Format: Streaming video from NetFlix on laptop.
I love classic science fiction and horror. I like the new stuff, too, but there’s a lovely nostalgia that goes along with movies in these genres from 50 and 60 years ago. The science, of course, is often goofy and ridiculous, and that’s a lot of fun. The horror also often seems so tame that it comes across much more charming than scary. That’s not always the case, of course. There are plenty of older films that have a genuine sense of horror and fear. In the case of the original version of The Fly, though, we’re looking at something that is far more about the entertainment than the scare factor.
If you’ve seen the remake from the 1980s, you know the basic story. A scientist develops a machine that allows for matter transference, basically a teleporter. After a number of tests, he transports himself. However, during this experiment, a fly enters the chamber with him and “his molecules” get mixed up with the fly’s, creating one human-sized fly man and one fly-sized man fly. Since this is an older film, we’re not going to get the gory stuff of the remake and the combination of human and fly isn’t going to be at the DNA level. Instead, we’ve got a man with the head and left arm of a fly and a fly with the head and left arm of a man.
What you may not be expecting here is that The Fly occurs in flashback after the first half hour. We start with the murder of Andre Delambre (David Hedison) by his wife Helene (Patricia Owens). Rather gruesomely, Andre was murdered by his wife in an industrial press that smashed his head and left arm to nothing. Helene freely admits to the murder and denies that she is insane, but also tells both her brother-in-law Francois (Vincent Price) and the police inspector Charas (Herbert Marshall) that she did this at Andre’s request.
Of course, Helene is acting strangely and seems extremely aware of any flies in the area. Eventually, she tells any and all that she is looking for a fly with a white head and strange leg. Francois, hoping to help his sister-in-law, tells her that she has caught the fly (even though he hasn’t). At this point she is willing to tell the story. Charas arrives and we jump back into the past so that Helene can tell her story.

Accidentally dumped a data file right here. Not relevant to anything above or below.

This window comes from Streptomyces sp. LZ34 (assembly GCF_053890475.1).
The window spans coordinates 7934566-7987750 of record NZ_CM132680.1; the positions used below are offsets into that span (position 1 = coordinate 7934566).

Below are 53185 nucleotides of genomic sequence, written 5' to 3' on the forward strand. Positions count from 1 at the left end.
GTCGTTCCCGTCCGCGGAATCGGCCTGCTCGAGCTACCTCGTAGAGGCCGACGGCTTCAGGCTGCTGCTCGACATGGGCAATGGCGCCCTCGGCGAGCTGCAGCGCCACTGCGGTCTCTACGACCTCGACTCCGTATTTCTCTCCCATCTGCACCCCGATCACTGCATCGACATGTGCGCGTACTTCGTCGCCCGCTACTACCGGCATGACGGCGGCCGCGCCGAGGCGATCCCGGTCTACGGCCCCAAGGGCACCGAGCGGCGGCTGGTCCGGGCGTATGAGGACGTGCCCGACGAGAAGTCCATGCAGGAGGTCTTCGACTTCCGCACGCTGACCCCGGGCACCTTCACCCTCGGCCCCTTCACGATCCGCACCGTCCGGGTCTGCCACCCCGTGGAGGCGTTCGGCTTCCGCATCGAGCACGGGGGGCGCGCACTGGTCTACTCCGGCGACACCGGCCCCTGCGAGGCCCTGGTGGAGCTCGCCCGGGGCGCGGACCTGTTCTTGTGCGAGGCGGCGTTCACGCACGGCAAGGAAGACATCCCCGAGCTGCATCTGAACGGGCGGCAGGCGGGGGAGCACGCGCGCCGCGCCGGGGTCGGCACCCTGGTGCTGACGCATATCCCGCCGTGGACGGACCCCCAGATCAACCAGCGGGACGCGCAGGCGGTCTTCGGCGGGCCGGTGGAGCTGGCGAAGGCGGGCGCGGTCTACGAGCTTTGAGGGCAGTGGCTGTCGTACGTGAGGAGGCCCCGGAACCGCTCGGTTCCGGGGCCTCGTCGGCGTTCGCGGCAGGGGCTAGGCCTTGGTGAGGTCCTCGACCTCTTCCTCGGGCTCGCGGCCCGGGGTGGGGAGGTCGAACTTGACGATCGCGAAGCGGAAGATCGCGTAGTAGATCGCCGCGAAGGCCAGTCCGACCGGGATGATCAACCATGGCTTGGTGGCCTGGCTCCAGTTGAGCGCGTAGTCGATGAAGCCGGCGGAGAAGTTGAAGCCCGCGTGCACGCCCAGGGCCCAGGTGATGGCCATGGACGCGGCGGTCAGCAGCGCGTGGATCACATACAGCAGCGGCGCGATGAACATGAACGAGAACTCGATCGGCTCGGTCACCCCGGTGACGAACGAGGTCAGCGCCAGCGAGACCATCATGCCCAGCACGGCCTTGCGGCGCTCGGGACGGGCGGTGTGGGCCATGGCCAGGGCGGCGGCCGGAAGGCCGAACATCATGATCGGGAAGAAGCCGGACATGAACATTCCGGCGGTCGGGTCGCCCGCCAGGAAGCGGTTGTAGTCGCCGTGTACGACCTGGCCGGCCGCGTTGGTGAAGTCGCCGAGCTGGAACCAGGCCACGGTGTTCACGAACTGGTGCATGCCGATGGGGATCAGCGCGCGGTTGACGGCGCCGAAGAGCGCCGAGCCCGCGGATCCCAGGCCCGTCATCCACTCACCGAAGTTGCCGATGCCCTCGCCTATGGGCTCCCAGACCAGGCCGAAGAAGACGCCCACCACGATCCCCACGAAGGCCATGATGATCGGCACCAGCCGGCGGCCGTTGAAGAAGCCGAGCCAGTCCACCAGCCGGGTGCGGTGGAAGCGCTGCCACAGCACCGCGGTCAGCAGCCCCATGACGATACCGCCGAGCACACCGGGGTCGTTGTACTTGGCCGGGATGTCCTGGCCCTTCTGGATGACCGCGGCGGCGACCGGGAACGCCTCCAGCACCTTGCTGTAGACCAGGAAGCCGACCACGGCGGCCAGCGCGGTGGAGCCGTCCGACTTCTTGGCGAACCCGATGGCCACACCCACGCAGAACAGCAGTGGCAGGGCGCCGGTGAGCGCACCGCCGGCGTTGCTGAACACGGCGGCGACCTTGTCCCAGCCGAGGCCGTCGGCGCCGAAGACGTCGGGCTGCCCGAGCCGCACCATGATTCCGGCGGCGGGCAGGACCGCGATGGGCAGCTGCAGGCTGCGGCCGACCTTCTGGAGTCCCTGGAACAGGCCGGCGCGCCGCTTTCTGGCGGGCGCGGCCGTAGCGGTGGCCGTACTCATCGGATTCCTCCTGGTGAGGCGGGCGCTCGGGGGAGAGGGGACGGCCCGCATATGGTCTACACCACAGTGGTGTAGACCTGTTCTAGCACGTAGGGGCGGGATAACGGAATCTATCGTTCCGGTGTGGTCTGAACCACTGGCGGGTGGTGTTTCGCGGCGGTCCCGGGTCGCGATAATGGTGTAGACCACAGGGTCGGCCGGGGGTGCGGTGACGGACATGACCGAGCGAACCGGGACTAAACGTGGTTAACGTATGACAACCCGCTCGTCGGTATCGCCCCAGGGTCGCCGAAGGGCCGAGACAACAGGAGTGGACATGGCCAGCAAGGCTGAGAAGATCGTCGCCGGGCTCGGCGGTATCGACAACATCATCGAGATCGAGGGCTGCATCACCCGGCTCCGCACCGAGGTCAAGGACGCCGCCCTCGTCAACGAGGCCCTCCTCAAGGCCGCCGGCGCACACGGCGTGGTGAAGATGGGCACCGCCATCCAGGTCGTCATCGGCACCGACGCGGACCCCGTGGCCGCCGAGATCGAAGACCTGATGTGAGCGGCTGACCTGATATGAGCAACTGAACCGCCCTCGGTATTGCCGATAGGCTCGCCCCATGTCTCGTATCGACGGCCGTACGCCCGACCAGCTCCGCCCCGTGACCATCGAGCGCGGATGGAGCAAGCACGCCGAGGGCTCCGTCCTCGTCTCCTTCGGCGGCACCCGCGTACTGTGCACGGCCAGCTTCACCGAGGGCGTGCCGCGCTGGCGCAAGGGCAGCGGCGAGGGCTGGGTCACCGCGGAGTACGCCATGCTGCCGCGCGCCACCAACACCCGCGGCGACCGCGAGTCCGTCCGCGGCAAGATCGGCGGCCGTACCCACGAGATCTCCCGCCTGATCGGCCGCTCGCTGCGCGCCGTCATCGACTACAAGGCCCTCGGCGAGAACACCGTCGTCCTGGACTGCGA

That story is what I’ve said—Andre Delambre invents a matter transporter, and we get to see it operate over and over. Eventually, he transports himself—something that we do not see—and the accident occurs. For much of the film, Andre exists with a black cloth over his head so that no one can see him. It’s not until the film is close to the end that we see him with the fly head and not until the very end of the film do we see the actual fly with Andre’s head.
Let’s be honest here--The Fly isn’t a great film. It’s a fantastic idea and one that is worth exploring, but this is not about characters but the situation. As such, it works completely even though it takes us a very long time to get there. It’s a good half hour before we get to Helene’s story and once we get there, we see Andre teleporting dishes, champagne, a newspaper, a disastrous transportation of a pet cat (it simply vanishes into dispersed “cat molecules”; yes, that’s what he says) and finally the successful teleportation of a guinea pig.
Are there basic plot holes? Of course there are, even given the suspension of disbelief in the creation of the machinery. One of the big ones is the size of the teleporters. It’s not clearly evident how Andre could have fit himself into one of the little boxes he was using, and even if he could, how he wouldn’t have noticed the fly in question. And…he got a fly head but kept his own brain? And the little fly with the human head can speak English?
That said, I don’t think it matters. Sure, these are goofy elements of the film, but they actually work pretty well. If there is a problem with The Fly, it’s that it takes too long to get anywhere interesting. The remake is a better film in almost every respect. The characters are better, we see them go through what happens in real time, and it’s a hell of a lot scarier.
But that doesn’t mean that the original isn’t worth seeing. It’s fun. Sure, it’s slow, and it really builds to two specific moments—seeing the man fly and the fly man. But without this film, there are a lot of science fiction/horror movies that we wouldn’t have. See it for the history if nothing else. And, because Vincent Price was a treasure and he got to play good guys so rarely that it’s fun to see him as someone who isn’t the monster.
Why to watch The Fly (1958): It’s classic science fiction fun.
Why not to watch: There’s a lot of build-up for two short shock moments.